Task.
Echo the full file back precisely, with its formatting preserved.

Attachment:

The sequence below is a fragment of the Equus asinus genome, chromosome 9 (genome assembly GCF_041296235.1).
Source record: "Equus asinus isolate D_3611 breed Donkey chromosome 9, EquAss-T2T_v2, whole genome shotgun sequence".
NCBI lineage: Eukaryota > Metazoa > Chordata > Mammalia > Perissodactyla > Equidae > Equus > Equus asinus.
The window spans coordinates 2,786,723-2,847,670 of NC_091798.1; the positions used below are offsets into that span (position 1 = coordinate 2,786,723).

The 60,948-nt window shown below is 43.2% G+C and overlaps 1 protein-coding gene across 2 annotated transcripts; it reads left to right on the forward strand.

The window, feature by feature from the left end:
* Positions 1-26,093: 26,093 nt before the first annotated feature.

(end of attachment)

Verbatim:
The sequence below is a fragment of the Equus asinus genome, chromosome 9 (genome assembly GCF_041296235.1).
Source record: "Equus asinus isolate D_3611 breed Donkey chromosome 9, EquAss-T2T_v2, whole genome shotgun sequence".
NCBI lineage: Eukaryota > Metazoa > Chordata > Mammalia > Perissodactyla > Equidae > Equus > Equus asinus.
The window spans coordinates 2,786,723-2,847,670 of NC_091798.1; the positions used below are offsets into that span (position 1 = coordinate 2,786,723).

The 60,948-nt window shown below is 43.2% G+C and overlaps 1 protein-coding gene across 2 annotated transcripts; it reads left to right on the forward strand.

The window, feature by feature from the left end:
* Positions 1-26,093: 26,093 nt before the first annotated feature.